Among the intracranial tumors, giving rise usually to symptoms of increased intracranial pressure and sometimes to extracranial signs and symptoms, are found a certain number of sarcomas.
Statistics of intracranial tumors have accumulated slowly. This is not by reason of infrequency, but because, as Dr. Harvey Cushing1 says, "The progress of the disease is a lamentably slow one, and patients with comparative infrequency end their days in a hospital; hence it is unusual for them to figure largely in hospital reports."
In the surgical service of Johns Hopkins Hospital2 the number of patients with diagnosis of brain tumor has risen from 0.06 per cent, in the first 5,000 to 0.2 per cent. in the second 5,000; to 0.3 per cent, in the third 5,000; to 0.75 per cent. in the fourth 5,000, and to 1.3 per cent. in the last 3,000, which shows the rapid increase when particular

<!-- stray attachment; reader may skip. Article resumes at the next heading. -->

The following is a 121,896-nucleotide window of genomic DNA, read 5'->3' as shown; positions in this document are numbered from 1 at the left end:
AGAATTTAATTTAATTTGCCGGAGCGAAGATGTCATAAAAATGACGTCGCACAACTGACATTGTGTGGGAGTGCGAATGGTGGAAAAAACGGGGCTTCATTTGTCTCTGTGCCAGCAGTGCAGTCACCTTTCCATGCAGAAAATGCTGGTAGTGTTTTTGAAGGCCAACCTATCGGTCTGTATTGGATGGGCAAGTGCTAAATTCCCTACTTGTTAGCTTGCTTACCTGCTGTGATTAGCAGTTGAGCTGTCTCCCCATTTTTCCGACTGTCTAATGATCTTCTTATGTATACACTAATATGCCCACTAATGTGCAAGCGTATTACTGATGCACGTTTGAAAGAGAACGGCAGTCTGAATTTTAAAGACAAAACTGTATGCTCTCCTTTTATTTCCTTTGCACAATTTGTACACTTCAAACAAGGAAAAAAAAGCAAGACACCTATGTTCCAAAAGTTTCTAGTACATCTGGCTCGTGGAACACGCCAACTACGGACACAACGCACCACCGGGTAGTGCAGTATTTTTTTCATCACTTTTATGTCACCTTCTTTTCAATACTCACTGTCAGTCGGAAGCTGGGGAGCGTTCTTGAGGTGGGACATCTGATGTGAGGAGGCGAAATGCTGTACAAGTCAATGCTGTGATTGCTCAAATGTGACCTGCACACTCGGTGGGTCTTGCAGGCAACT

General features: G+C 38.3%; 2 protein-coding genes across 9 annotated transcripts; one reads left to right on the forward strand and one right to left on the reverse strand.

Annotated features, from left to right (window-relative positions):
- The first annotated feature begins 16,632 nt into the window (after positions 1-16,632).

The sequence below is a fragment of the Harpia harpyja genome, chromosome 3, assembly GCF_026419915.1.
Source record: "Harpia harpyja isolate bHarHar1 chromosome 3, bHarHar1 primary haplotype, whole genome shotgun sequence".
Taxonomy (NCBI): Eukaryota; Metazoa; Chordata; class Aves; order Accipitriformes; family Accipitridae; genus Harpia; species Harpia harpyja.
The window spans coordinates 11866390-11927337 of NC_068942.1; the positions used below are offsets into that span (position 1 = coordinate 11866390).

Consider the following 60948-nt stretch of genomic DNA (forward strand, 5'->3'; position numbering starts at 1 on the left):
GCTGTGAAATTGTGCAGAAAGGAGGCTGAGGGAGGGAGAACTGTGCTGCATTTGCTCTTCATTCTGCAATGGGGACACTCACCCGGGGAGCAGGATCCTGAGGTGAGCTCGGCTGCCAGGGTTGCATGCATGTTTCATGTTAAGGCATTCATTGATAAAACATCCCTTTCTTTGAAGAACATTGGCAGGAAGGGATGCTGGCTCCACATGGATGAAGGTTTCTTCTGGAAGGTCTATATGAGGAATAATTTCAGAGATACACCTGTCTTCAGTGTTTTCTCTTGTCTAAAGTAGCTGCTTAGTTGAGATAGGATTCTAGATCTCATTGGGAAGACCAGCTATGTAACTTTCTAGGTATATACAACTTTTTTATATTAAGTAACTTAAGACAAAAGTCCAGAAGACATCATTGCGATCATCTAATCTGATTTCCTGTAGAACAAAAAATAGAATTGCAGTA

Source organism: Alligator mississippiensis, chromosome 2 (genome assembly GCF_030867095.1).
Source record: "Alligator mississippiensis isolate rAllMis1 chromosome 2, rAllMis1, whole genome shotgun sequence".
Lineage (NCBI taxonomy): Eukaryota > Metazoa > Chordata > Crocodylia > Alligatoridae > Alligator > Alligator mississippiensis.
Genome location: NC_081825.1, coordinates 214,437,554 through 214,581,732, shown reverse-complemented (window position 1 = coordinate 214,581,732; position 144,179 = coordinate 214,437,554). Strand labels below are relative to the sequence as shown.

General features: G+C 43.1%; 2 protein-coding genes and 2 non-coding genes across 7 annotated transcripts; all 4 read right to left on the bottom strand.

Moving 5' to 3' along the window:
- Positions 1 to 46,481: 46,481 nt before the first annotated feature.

ROYCE CE. SARCOMA OF THE BASE OF THE SKULL. JAMA. 1916;LXVI(17):1288–1291. doi:10.1001/jama.1916.02580430006002
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